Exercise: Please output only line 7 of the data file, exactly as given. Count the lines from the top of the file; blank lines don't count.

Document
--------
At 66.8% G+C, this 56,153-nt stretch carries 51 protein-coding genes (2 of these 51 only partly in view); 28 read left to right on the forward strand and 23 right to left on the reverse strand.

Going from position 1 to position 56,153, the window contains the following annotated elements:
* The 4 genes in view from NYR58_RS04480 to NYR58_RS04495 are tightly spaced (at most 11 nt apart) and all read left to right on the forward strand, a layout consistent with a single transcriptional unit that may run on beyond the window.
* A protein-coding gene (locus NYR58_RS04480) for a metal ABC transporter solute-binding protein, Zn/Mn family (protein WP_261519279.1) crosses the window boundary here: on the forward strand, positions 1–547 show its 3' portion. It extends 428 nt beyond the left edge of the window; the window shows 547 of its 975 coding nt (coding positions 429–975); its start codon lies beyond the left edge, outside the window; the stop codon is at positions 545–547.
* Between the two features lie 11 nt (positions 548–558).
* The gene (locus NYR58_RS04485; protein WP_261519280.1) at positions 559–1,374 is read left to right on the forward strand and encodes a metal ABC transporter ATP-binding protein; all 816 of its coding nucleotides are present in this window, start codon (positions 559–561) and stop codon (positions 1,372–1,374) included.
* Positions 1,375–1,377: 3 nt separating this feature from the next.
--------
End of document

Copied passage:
* Positions 1,375–1,377: 3 nt separating this feature from the next.